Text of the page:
5. Symphony of Emergence 


On The Threshold 
Of World Civilization


Section 5.4

World History 
And The Eonic Effect

Civilization, Darwinism, And Theories of Evolution
4th Edition
The Book
By  John Landon




  5. Symphony of Emergence  
     5.1 Cycle, System Return: The Axial Age  
        5.1.1 Non-genetic Evolution
        5.1.2 Karen Armstrong's The Great Transformation
        5.1.3 Art, Evolution and The Tragic Genre  
     5.2 Stream and Sequence: The Axial Transitions   
        5.2.1 Archaic Greece: The Clue 
        5.2.2 The Old Testament as Eonic Data 
        5.2.3 Aryans, Hinduism, and a Buddhist Revolution
        5.2.4 Axial China: Continuity and Discontinuity
        5.2.5 A Flowering of Greek Tragedy and The Birth Of    Democracy  
     5.3 A Rebirth of Freedom...Cycle, System Return       
     5.4 On The Threshold of World Civilization  
        5.4.1 Slavery, Abolition, and Eonic Sequence
        5.4.2 Religion and Empire   

 6. Transition and Modernity


    World History And The Eonic Effect: Fourth Edition

     5.4 On The Threshold of World Civilization


The great era of world transformation passes, and by -400 we can see the waning of the effect. The outside date, -200, for Jaspers’ Axial Age is far too late. By then the Athenian world is gone, the Roman Republic is beginning to suffer strains, and era of Empire is soon to come. The great religions are coming into being. We can see the difference in the post-transitional period at once in the passage of the Greek world to the Hellenistic Age. In Greece, the difference is dramatic, visible by the fourth century. Polis is turning into cosmopolis. Indeed it was in this period, as the classicist H. Kitto notes in an essay on the decline of the Greek polis, that the word itself, ‘cosmopolis’, was coined to serve the passage to an allegiance to the greater community of man. A great expenditure of history grew from this point to prepare a first universal cosmopolitanism.[i]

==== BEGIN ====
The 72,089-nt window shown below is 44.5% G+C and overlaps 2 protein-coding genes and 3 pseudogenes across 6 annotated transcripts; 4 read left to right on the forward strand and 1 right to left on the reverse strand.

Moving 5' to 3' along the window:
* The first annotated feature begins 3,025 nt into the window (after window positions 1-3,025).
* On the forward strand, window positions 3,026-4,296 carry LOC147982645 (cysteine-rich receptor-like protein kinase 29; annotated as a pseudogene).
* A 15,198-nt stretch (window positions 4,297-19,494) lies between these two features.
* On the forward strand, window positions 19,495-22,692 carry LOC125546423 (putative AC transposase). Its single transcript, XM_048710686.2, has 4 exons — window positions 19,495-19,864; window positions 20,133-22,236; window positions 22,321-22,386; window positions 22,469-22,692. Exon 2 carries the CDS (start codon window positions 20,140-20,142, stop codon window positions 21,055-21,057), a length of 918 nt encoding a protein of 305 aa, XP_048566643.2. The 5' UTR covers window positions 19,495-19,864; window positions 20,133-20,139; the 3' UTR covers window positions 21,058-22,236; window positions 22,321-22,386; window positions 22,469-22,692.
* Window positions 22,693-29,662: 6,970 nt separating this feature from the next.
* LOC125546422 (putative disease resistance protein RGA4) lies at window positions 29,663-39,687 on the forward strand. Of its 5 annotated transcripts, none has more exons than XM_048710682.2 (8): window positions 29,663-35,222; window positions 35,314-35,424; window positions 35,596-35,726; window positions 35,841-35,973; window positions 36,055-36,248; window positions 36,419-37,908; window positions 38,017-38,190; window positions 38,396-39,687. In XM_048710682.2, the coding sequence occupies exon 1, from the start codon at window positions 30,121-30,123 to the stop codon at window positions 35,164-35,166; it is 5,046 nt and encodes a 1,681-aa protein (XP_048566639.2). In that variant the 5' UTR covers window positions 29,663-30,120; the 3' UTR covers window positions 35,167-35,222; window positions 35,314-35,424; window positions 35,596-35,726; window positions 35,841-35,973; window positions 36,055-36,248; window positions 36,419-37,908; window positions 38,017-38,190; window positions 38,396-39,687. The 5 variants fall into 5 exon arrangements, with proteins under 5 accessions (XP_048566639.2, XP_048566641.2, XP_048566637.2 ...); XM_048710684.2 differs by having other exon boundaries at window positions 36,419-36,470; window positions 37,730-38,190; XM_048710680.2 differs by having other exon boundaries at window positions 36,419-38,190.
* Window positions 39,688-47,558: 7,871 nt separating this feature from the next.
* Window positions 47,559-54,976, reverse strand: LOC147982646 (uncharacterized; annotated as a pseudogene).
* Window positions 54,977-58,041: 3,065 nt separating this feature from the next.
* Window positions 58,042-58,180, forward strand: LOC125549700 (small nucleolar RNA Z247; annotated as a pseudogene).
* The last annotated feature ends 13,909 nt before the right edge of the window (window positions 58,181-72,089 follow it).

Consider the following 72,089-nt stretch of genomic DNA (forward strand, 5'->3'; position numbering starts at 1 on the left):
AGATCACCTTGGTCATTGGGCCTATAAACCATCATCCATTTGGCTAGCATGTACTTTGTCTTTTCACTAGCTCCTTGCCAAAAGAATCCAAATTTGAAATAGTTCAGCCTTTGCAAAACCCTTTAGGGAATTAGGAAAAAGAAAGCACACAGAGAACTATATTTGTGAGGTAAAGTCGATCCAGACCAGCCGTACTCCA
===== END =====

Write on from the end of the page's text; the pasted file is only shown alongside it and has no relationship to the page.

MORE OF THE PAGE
In The Harvest Of Hellenism, F. E. Peters opens his depiction of the great oikoumene that is unfolding by noting, “This is a book about a second generation’, the first generation being that of the Hellenes from Homer to Aristotle, the second one ‘without a name’, Greeks, Macedonians, Romans, Syrians, Jews, Egyptians. They came “under the spell of the Hellenes…condemned or blessed to reap where their spiritual fathers had sown.” [ii]

In fact, Plato and Aristotle are a bit late, but show the last consolidation of our transition, before the rapid waning of the eonic dynamic. The period of the transition from the classical flowering to the Hellenistic world is the most solid, and the most confusing, period where the evidence of historical directionality, and a mysterious misdirection, come together. One aspect of the change is evidenced in the neo-authoritarianism of Plato denounced by Popper and can be found in the minor classic, The Liberal Temper in Greek Politics, by Eric Havelock. The use of the term ‘liberal’ for the Classical Greeks will not work. However, the basic point that Havelock is making is valid, by any terminology, in showing the change of character that came over the Greek world in the generation of Plato. The Sophists are maligned, but they are exemplars of the inchoate transition figures.[iii]